Now that Freedom Day has come and gone, with England having moved onto step 4 of the coronavirus roadmap, The Chartered Institute of Plumbing and Heating Engineering (CIPHE) unpicks what this means in real terms for the plumbing and heating industry.
The two biggest changes are that you can mix with any number of people, inside or outside, without observing social distancing and the requirement to wear face coverings by law will be lifted.
However, it’s important to remember that coronavirus has not gone away.
COVID-19 measures in construction
Employers and the self-employed will still have a legal duty to manage risks to those affected by their business, including the risk of COVID-19. So, while legally some rules will be lifted, there will be many businesses, manufacturers, trade counters, individuals and clients who prefer to continue operating with some, if not all current COVID-19 safety measures in place. Others will instead return to pre-pandemic operations as soon as possible. With businesses free to enact their own policies, those in the industry may find requirements change from trade counter to trade counter, job to job, site to site, or client to client.
It’s worth noting the Government’s tone towards ‘Freedom day’ is one of caution and that the return to ‘normal’ comes with a number of caveats, including:
• Testing when you have symptoms and targeted asymptomatic testing in high-risk workplaces (e.g. construction sites) and to help people manage their personal risk.
• Isolating when positive or when contacted by NHS Test and Trace.
• Encouragement to become fully vaccinated.
• While transmission rates are high, you should continue to limit the close contact you have with those outside your household.
• Those mixing should increase close contact gradually. This includes minimising the number, proximity and duration of social contacts.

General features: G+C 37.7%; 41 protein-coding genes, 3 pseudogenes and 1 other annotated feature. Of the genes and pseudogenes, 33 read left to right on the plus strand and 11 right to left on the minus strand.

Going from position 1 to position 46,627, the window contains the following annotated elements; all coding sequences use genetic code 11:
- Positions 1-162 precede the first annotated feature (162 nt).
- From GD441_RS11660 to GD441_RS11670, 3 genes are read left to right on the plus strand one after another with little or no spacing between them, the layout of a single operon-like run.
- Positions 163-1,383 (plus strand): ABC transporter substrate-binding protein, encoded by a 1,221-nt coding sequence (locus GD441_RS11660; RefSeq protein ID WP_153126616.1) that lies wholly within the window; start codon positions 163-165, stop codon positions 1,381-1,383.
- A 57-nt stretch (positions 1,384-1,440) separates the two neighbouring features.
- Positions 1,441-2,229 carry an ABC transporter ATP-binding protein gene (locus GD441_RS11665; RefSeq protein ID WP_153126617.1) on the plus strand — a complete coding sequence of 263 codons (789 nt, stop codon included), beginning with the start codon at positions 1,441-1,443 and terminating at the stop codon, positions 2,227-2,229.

• Meet outdoors where possible and let fresh air into homes or other enclosed spaces.
• While the rate of transmission remains high, the Government expects and recommends that people wear face coverings in crowded areas such as public transport.
• When it comes to work, the Government is recommending:
• Workspaces remain well ventilated.
• High levels of personal hygiene and hand washing are continued.
• Close, personal contact is still minimised with those outside your household.
Tim Sainty, membership director of the CIPHE commented: “Our advice to members all the way through the pandemic has been to stay safe; protect themselves, protect their customers and protect those they go home to. This advice does not change with the lifting of restrictions.
“The Government has essentially put management of the coronavirus in our own hands. Whether you love or loath masks and other COVID-19 safety measures, it is now down to us to manage the risk and learn to live within the pandemic. The CIPHE continues to advise members to assume that the premises they are working in, and the systems they are working on, contain the virus and act accordingly. The plumbing and heating industry has done a fantastic job so far through the pandemic, offering vital services to consumers, government, and many essential businesses. We recommend installers remain diligent and serious in their approach to the virus and discuss with clients – especially those who are vulnerable – what precautions will be in place before a job begins. Personal protective equipment (PPE) is a mainstay for those who work in trades and construction, so continuing to incorporate PPE that provide health and safety measures in respect of COVID-19 should be a relatively straightforward process.
“With cases rising, it’s not just about protecting health, but livelihoods too,” continued Tim. “The financial impact of self-isolation remains a big issue for the self-employed and so it’s vital engineers risk assess each job before they undertake it. While the rules around self-isolation for those in contact with COVID cases will change for the double jabbed from 16 August, there will still be many in the industry, who will be told to self-isolate over the coming months. Engineers should continue to ask clients if they have been in contact with the coronavirus and never feel obliged to undertake works in a home or site where COVID-19 is present. For peace of mind, we would recommend engineers regularly undertake lateral flow tests and immediately obtain a PCR test if they develop symptoms.”
Engineers can find a copy of a risk assessment as well as safe working practices on the CIPHE website at https://tinyurl.com/y2aupz7h
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